Advanced Directives

Why It’s Important

Georgia State law mandates that all health care facilities ask the patient whether he/she has an Advance Directive or Living Will. Medicare has also asked ambulatory surgical centers to provide the patient or the patient’s representative with information concerning its policies on advance directives prior to the procedure, including a description of applicable State health and safety laws and, if requested, official State advance directive forms.

If you have an Advance Directive or Living Will, please bring a copy of it with you to the Center on the day of your surgery. An Advance Directive or Living Will is used by an individual to indicate their voluntary, informed choice of accepting, rejecting, or choosing among alternative courses of medical treatment. An Advance Directive or Living Will is a document which allows you to give written instruction to those caring for you indicating the type of health care you would wish to receive or reject in the event you become unable to express these decisions yourself.

The Georgia advance directive for health care has four parts:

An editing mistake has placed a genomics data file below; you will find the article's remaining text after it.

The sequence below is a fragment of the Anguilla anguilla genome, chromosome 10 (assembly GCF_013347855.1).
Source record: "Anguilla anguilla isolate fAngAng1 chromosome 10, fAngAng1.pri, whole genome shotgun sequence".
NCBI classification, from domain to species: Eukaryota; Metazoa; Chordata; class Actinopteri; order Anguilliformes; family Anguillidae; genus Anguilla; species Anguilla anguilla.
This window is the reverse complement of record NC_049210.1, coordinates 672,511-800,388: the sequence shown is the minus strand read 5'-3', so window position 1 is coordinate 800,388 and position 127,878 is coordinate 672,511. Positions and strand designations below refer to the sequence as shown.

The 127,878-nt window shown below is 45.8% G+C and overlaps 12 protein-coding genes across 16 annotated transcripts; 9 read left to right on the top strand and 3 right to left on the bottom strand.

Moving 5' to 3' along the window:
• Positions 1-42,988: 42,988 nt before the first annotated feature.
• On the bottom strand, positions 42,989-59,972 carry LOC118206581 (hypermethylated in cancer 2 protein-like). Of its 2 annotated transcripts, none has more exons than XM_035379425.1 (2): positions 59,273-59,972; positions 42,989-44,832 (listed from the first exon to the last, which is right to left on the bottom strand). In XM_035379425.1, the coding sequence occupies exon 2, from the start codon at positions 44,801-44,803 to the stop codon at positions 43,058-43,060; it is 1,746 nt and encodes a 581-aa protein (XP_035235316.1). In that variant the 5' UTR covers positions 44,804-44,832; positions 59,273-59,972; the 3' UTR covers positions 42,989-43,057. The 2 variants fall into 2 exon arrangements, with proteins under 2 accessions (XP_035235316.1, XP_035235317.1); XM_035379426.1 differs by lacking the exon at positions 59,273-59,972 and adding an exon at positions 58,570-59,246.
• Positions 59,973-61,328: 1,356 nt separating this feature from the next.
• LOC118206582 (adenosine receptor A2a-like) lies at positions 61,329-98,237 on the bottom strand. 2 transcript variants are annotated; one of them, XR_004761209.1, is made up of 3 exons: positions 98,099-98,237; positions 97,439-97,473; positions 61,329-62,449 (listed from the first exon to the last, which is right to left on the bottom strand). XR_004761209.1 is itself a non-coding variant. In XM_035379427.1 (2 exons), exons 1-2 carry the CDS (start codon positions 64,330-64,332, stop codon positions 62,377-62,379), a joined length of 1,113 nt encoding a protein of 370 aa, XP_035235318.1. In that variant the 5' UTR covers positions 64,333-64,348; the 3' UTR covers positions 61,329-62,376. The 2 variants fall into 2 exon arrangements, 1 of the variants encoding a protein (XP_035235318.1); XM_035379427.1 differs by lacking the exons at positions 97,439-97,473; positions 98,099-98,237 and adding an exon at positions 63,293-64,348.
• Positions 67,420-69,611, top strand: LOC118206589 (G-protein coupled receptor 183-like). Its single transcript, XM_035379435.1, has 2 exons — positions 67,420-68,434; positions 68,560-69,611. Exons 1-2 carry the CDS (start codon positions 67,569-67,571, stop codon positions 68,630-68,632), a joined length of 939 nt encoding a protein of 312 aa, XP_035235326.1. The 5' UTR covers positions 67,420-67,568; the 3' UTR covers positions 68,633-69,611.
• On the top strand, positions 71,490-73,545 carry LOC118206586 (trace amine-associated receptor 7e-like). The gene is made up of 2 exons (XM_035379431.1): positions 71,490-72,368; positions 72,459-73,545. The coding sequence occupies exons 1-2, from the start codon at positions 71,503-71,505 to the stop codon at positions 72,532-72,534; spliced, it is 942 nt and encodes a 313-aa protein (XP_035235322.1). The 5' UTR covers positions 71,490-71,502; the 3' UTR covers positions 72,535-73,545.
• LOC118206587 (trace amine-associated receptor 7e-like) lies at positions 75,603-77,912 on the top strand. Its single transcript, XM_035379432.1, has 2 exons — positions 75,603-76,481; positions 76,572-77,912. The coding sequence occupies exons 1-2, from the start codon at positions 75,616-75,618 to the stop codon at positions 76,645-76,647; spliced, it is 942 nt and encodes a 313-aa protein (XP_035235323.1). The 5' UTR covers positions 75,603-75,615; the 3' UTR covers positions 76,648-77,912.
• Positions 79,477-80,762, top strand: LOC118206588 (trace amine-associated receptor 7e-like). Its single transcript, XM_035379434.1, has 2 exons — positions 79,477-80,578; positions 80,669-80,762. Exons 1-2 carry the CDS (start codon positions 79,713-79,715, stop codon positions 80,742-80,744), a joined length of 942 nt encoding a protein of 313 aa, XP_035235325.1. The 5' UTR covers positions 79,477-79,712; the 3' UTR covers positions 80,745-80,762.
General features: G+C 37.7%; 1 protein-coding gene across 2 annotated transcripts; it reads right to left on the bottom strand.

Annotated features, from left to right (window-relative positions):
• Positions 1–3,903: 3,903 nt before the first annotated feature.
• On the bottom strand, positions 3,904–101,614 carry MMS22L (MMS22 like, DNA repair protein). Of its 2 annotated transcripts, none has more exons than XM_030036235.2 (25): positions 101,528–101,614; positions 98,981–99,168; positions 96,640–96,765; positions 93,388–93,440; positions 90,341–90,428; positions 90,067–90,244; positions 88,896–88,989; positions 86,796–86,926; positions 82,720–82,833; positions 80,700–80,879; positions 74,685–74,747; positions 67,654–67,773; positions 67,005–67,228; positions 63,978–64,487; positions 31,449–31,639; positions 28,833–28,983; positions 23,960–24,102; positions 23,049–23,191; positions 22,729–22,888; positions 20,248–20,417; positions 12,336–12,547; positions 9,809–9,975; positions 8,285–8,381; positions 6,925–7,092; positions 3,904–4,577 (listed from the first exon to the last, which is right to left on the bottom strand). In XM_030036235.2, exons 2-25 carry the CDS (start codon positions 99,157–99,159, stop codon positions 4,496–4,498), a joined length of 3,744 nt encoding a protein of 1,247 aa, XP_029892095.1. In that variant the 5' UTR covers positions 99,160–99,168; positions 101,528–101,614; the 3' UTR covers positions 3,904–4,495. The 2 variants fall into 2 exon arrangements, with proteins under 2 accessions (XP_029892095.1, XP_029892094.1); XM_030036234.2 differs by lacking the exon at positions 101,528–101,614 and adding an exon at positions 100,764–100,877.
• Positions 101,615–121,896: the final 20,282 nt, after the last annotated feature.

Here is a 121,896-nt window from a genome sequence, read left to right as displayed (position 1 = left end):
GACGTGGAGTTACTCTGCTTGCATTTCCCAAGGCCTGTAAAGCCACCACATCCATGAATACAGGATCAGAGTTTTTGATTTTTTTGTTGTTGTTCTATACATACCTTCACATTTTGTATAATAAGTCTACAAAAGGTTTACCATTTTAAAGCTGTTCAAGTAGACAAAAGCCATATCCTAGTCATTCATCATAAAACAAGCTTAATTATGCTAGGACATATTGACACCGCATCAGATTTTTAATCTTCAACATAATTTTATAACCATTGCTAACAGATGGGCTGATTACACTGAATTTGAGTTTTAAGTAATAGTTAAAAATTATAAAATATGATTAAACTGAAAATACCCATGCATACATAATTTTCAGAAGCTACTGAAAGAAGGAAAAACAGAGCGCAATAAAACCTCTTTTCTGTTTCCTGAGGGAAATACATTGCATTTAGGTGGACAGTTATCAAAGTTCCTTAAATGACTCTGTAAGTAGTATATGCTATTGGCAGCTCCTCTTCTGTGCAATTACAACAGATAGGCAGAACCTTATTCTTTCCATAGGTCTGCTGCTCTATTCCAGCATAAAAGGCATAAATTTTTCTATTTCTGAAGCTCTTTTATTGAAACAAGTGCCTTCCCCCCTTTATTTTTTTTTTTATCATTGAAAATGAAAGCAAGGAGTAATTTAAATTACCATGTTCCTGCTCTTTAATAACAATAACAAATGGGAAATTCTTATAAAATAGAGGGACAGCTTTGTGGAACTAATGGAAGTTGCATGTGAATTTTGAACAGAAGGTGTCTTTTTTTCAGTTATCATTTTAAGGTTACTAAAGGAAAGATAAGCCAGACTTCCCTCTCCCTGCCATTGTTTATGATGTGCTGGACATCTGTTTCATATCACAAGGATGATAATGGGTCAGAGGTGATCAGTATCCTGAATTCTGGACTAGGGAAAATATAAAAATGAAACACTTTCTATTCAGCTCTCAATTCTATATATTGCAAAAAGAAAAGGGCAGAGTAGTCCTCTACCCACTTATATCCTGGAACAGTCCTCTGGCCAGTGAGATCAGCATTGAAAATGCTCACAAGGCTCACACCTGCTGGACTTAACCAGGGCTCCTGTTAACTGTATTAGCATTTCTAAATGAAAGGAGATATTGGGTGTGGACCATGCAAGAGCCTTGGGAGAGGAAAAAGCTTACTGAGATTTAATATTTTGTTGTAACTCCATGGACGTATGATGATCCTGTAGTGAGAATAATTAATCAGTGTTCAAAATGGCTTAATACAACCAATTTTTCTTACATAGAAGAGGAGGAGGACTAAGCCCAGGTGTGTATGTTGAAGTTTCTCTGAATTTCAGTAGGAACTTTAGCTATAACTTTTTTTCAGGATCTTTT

1. Health Care Agent

This part allows you to choose someone to make health care decisions for you when you cannot (or do not want to) make health care decisions for yourself. The person you choose is called a health care agent. You may also have your health care agent make decisions for you after your death with respect to an autopsy, organ donation, body donation, and final disposition of your body. You should talk to your health care agent about this important role.

  1. Treatment Preferences:

This part allows you to state your treatment preferences if you have a terminal condition or if you are in a state of permanent unconsciousness. PART TWO will become effective only if you are unable to communicate your treatment preferences. Reasonable and appropriate efforts will be made to communicate with you about your treatment preferences before PART TWO becomes effective. You should talk to your family and others close to you about your treatment preferences.

  1. Guardianship

This part allows you to nominate a person to be your guardian should one ever be needed.

  1. Effectiveness and Signatures

This part requires your signature and the signatures of two witnesses.